Clint Capela, PF, Élan Chalon
You've probably seen Clint Capela before. He might've been wearing 'BIYOMBO #0', 'SERAPHIN #13' or 'IBAKA #9' on the back of his jersey, but it's close enough.
Capela, a 20 year old big man coming out of French team Élan Chalon, is one of those international big men that clearly look a few years away from being NBA-ready, but also tease so much potential in their physical attributes. He's measured as 6'11" and 222 lbs, with a 7'4.5" wingspan and huge hands to boot.
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The potential is visible just from watching him. Capela runs and jumps everywhere, and dunks and blocks everything. Élan Chalon is in LNB Pro A, the highest level of competition in France's basketball league, the Ligue Nationale de Basket. Playing 22.0 minutes per game for Chalon, Capela held his own and averaged 9.4 points on 63.2% shooting, 6.9 rebounds and 1.5 blocks across the regular season and playoffs. In regular season rankings specifically, he ranked fifth in rebounding per game (second in rebounding per minute) and second in blocks per game. That was plenty enough to net him the LNB Pro A's Most Improved Player of the Year and Best Young Player awards last season.
Capela's main draw is what he can be defensively. His vertical won't blow you away, but he's plenty athletic and gets off the ground with incredible ease. Combine that with a very natural knack for rejecting shots away from the rim, and you've got a player who certainly looks like one that could be rounded into one of those Ibaka-like defensive anchors. Here's a video of him in a marquee matchup against Jusuf Nurkic, a likely lottery pick in this year's draft and low-post savant:
He should also have the mobility to make an impact outside of the paint. Capela's nimble and tenacious with his arms, which bodes well for his ability to defend the pick-and-roll and play the passing lanes. There were times when Capela survived and even excelled defending guards on pick-and-roll switches because of his mobility and length. In transition, Capela can really get up and down the court and make a difference against opposing fast breaks.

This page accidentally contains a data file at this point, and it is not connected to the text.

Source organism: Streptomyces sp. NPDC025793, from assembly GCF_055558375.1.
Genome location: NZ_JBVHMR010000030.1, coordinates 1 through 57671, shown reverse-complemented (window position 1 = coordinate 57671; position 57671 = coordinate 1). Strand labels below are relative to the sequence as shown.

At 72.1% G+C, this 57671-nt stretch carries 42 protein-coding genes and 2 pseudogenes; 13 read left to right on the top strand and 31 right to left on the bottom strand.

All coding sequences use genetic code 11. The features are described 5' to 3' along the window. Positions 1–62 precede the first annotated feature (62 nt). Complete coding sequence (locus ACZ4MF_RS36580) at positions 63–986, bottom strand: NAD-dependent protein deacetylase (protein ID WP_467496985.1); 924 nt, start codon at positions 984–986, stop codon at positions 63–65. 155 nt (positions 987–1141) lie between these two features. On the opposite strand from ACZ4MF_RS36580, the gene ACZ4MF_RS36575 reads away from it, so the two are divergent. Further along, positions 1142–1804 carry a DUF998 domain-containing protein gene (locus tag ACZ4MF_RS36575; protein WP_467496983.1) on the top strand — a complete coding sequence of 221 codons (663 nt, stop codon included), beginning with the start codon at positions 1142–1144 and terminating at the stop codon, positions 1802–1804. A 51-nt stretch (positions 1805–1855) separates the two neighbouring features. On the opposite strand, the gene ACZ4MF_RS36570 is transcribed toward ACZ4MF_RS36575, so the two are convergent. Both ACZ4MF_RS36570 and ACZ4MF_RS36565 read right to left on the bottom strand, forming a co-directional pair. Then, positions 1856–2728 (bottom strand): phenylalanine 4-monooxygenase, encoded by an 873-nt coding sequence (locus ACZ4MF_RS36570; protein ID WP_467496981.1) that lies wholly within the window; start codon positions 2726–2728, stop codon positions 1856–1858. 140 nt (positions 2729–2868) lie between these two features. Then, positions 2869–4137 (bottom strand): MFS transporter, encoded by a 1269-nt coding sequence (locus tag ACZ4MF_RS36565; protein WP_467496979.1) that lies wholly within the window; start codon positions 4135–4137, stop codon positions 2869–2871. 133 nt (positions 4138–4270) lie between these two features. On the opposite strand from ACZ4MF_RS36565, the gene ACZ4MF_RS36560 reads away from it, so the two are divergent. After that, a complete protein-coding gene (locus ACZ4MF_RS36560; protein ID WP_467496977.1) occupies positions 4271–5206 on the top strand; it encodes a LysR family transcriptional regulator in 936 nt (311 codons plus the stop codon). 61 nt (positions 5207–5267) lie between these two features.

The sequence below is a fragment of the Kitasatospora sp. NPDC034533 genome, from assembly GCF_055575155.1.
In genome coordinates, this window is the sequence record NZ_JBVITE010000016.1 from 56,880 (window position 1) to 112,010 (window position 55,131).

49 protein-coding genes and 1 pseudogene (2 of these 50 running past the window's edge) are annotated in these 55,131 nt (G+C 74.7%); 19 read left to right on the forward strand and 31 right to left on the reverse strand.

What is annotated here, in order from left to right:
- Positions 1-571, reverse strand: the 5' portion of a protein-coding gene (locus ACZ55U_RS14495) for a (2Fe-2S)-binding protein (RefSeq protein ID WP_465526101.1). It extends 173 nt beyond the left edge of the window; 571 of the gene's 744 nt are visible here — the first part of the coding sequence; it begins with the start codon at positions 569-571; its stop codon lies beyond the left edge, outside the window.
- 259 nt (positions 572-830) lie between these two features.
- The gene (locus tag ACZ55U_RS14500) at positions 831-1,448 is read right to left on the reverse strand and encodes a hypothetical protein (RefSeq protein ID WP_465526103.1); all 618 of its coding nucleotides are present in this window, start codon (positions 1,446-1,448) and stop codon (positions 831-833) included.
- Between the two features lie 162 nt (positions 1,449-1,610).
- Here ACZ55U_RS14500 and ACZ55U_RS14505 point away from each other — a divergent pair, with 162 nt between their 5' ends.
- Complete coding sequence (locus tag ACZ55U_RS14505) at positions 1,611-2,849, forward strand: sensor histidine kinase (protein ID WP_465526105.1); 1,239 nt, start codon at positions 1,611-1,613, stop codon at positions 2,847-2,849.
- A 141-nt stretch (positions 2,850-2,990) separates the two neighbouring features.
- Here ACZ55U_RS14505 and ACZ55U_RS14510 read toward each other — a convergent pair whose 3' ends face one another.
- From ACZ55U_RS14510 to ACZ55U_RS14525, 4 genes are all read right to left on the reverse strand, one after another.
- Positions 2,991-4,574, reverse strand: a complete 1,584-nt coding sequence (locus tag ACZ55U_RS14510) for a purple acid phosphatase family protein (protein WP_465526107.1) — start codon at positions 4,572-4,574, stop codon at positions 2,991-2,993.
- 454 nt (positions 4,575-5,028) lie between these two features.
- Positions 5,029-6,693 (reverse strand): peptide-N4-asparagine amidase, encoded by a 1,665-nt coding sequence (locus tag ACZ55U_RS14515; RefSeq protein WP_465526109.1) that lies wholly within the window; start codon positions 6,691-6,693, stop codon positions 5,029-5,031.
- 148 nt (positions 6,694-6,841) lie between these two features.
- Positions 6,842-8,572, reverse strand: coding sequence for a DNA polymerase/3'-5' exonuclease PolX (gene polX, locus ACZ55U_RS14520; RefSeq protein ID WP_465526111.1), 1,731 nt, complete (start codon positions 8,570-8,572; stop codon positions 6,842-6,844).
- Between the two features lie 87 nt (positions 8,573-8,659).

It's a much different story on offense, where Capela hasn't shown a whole lot whether it's the ability to shoot or play with his back to the basket. There's some hope in his sheer explosiveness as a leaper, and much of his offense came off alley-oop lobs and dunks off pick-and-rolls. He can also convert lay-ups and tip-ins that point to a natural touch around the rim, including some off poorly thrown lobs that would've been out of reach for most players but were retrieved and finished by Capela. I'll stop short of saying he'll be dominant, but there's a chance Capela could develop a baby hook, floater or even a semi-reliable 16-footer to go on top of what he already offers as a lob target/pick-and-roll finisher/scavenger at the rim.
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The main concern comes with developing Capela. We've seen a lot of international project big men with tantalizing physical attributes drafted and then quickly flushed out of the league when they couldn't live up to their potential – Biyombo and Seraphin look well on their way towards that. Capela clearly has a lot of developing to do on both ends. The first thing teams will want to see is for him to hit the weights. Capela is a skinny dude, and gets backed down or pushed off with ease. He was a great rebounder in France, playing with energy on the glass and boxing out well, but it was visible even over there that guys who were stronger could muscle off him for rebounds. The NBA is even more physical down low, and Capela is going to be posted up, muscled off rebounds, bumped on his shots, and attacked by driving guards at his current bulk.
There's also the experience component, which tends to be a problem for a lot of these project big men (duh, project). I couldn't tell you how long Capela has played basketball, but there's definitely a need for further seasoning. He makes passes that are so poor you'd be surprised, and if he never adds the strength to play center, he'll probably need to develop a respectable midrange game to be able to play alongside most centers.
Of course, the main area of concern when it comes to learning the game is defense, because that's the part of the game that most of his upside translates into. While Capela does a lot already out of his physical tools, somebody's going to have to teach him everything from awareness and positioning as a help defender to recovering to his own defender and keeping his knees bent, all basically from scratch. It's kind of worrying, but Capela seems to just zone out at times while the game's going on and allow something easy at the basket that he could've easily pounced on.
The Memphis Grizzlies haven't drafted a big man since Hasheem Thabeet, and there's a bit of overlap between Capela and Thabeet. They'll be antsy about picking Capela, and for good reason given how limited he is right now. He'll likely have to develop in the D-League or overseas for a while, but that's not the worst thing ever. Scouting reports on these kind of guys tend to sound negative because of how much work is left ahead of them, but Capela might be one of my personal favorite flier picks in the late first round and there's plenty of upside to match the bust potential no matter how you look at him.